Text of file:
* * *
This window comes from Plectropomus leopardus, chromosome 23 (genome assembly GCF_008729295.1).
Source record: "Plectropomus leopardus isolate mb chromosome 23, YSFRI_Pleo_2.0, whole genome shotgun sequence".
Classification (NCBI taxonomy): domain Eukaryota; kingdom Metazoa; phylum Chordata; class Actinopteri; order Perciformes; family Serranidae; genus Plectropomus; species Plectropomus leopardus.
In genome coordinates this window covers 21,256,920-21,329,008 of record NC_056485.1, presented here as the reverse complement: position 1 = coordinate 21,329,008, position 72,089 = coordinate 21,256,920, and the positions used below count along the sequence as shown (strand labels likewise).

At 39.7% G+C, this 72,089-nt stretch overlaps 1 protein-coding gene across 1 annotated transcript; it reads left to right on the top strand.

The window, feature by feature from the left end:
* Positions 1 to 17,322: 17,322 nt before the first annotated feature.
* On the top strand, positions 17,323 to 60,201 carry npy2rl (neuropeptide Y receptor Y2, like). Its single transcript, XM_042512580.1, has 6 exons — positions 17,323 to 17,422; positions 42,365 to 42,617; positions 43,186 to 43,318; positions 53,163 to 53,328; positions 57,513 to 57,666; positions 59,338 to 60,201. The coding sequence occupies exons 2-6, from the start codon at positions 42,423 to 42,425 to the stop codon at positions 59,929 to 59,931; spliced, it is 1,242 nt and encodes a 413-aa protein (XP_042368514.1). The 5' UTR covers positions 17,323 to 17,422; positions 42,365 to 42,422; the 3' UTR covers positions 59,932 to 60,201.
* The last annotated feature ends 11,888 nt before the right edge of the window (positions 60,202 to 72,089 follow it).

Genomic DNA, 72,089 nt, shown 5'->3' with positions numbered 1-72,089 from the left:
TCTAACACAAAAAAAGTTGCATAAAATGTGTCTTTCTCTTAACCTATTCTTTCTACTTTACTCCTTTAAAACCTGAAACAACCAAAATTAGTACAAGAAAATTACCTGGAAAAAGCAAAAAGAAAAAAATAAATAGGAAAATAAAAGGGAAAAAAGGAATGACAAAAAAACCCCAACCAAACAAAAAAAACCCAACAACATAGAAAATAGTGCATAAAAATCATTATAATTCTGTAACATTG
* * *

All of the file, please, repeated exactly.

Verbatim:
This window comes from Plectropomus leopardus, chromosome 23 (genome assembly GCF_008729295.1).
Source record: "Plectropomus leopardus isolate mb chromosome 23, YSFRI_Pleo_2.0, whole genome shotgun sequence".
Classification (NCBI taxonomy): domain Eukaryota; kingdom Metazoa; phylum Chordata; class Actinopteri; order Perciformes; family Serranidae; genus Plectropomus; species Plectropomus leopardus.
In genome coordinates this window covers 21,256,920-21,329,008 of record NC_056485.1, presented here as the reverse complement: position 1 = coordinate 21,329,008, position 72,089 = coordinate 21,256,920, and the positions used below count along the sequence as shown (strand labels likewise).

At 39.7% G+C, this 72,089-nt stretch overlaps 1 protein-coding gene across 1 annotated transcript; it reads left to right on the top strand.

The window, feature by feature from the left end:
* Positions 1 to 17,322: 17,322 nt before the first annotated feature.
* On the top strand, positions 17,323 to 60,201 carry npy2rl (neuropeptide Y receptor Y2, like). Its single transcript, XM_042512580.1, has 6 exons — positions 17,323 to 17,422; positions 42,365 to 42,617; positions 43,186 to 43,318; positions 53,163 to 53,328; positions 57,513 to 57,666; positions 59,338 to 60,201. The coding sequence occupies exons 2-6, from the start codon at positions 42,423 to 42,425 to the stop codon at positions 59,929 to 59,931; spliced, it is 1,242 nt and encodes a 413-aa protein (XP_042368514.1). The 5' UTR covers positions 17,323 to 17,422; positions 42,365 to 42,422; the 3' UTR covers positions 59,932 to 60,201.
* The last annotated feature ends 11,888 nt before the right edge of the window (positions 60,202 to 72,089 follow it).

Genomic DNA, 72,089 nt, shown 5'->3' with positions numbered 1-72,089 from the left:
TCTAACACAAAAAAAGTTGCATAAAATGTGTCTTTCTCTTAACCTATTCTTTCTACTTTACTCCTTTAAAACCTGAAACAACCAAAATTAGTACAAGAAAATTACCTGGAAAAAGCAAAAAGAAAAAAATAAATAGGAAAATAAAAGGGAAAAAAGGAATGACAAAAAAACCCCAACCAAACAAAAAAAACCCAACAACATAGAAAATAGTGCATAAAAATCATTATAATTCTGTAACATTG